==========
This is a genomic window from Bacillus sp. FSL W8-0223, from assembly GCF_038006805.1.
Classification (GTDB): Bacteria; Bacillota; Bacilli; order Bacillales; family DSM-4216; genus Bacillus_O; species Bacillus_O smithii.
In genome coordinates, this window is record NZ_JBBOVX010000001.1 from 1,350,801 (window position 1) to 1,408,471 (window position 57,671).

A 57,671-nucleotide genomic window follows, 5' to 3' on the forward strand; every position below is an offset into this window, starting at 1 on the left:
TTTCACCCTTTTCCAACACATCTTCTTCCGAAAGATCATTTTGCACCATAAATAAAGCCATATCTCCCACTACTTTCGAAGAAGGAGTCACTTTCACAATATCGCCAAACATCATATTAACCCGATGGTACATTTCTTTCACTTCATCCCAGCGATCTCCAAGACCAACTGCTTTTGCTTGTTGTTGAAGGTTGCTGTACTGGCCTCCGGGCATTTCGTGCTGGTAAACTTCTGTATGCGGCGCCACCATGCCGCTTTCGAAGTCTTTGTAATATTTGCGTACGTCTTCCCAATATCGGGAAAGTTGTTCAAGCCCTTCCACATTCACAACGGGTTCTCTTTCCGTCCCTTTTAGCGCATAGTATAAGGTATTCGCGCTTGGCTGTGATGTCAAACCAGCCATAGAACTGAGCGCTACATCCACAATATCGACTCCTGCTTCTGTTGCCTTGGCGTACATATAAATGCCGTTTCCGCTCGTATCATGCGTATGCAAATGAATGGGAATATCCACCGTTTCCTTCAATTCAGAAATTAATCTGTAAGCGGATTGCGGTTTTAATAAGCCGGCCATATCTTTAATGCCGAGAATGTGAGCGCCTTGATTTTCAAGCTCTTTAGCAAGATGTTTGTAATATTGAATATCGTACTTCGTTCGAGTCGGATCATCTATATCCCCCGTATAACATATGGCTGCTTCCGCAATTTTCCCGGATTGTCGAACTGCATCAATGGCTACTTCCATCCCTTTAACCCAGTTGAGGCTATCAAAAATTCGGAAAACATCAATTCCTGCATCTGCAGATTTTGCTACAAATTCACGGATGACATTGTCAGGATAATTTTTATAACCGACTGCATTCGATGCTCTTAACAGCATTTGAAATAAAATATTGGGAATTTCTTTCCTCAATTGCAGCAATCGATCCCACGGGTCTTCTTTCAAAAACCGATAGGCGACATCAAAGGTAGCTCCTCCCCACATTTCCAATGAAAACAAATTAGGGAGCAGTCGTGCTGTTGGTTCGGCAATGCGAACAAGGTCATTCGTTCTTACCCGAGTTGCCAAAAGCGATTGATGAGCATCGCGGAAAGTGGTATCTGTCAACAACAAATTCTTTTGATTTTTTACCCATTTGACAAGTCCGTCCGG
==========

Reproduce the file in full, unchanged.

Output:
This is a genomic window from Bacillus sp. FSL W8-0223, from assembly GCF_038006805.1.
Classification (GTDB): Bacteria; Bacillota; Bacilli; order Bacillales; family DSM-4216; genus Bacillus_O; species Bacillus_O smithii.
In genome coordinates, this window is record NZ_JBBOVX010000001.1 from 1,350,801 (window position 1) to 1,408,471 (window position 57,671).

A 57,671-nucleotide genomic window follows, 5' to 3' on the forward strand; every position below is an offset into this window, starting at 1 on the left:
TTTCACCCTTTTCCAACACATCTTCTTCCGAAAGATCATTTTGCACCATAAATAAAGCCATATCTCCCACTACTTTCGAAGAAGGAGTCACTTTCACAATATCGCCAAACATCATATTAACCCGATGGTACATTTCTTTCACTTCATCCCAGCGATCTCCAAGACCAACTGCTTTTGCTTGTTGTTGAAGGTTGCTGTACTGGCCTCCGGGCATTTCGTGCTGGTAAACTTCTGTATGCGGCGCCACCATGCCGCTTTCGAAGTCTTTGTAATATTTGCGTACGTCTTCCCAATATCGGGAAAGTTGTTCAAGCCCTTCCACATTCACAACGGGTTCTCTTTCCGTCCCTTTTAGCGCATAGTATAAGGTATTCGCGCTTGGCTGTGATGTCAAACCAGCCATAGAACTGAGCGCTACATCCACAATATCGACTCCTGCTTCTGTTGCCTTGGCGTACATATAAATGCCGTTTCCGCTCGTATCATGCGTATGCAAATGAATGGGAATATCCACCGTTTCCTTCAATTCAGAAATTAATCTGTAAGCGGATTGCGGTTTTAATAAGCCGGCCATATCTTTAATGCCGAGAATGTGAGCGCCTTGATTTTCAAGCTCTTTAGCAAGATGTTTGTAATATTGAATATCGTACTTCGTTCGAGTCGGATCATCTATATCCCCCGTATAACATATGGCTGCTTCCGCAATTTTCCCGGATTGTCGAACTGCATCAATGGCTACTTCCATCCCTTTAACCCAGTTGAGGCTATCAAAAATTCGGAAAACATCAATTCCTGCATCTGCAGATTTTGCTACAAATTCACGGATGACATTGTCAGGATAATTTTTATAACCGACTGCATTCGATGCTCTTAACAGCATTTGAAATAAAATATTGGGAATTTCTTTCCTCAATTGCAGCAATCGATCCCACGGGTCTTCTTTCAAAAACCGATAGGCGACATCAAAGGTAGCTCCTCCCCACATTTCCAATGAAAACAAATTAGGGAGCAGTCGTGCTGTTGGTTCGGCAATGCGAACAAGGTCATTCGTTCTTACCCGAGTTGCCAAAAGCGATTGATGAGCATCGCGGAAAGTGGTATCTGTCAACAACAAATTCTTTTGATTTTTTACCCATTTGACAAGTCCGTCCGG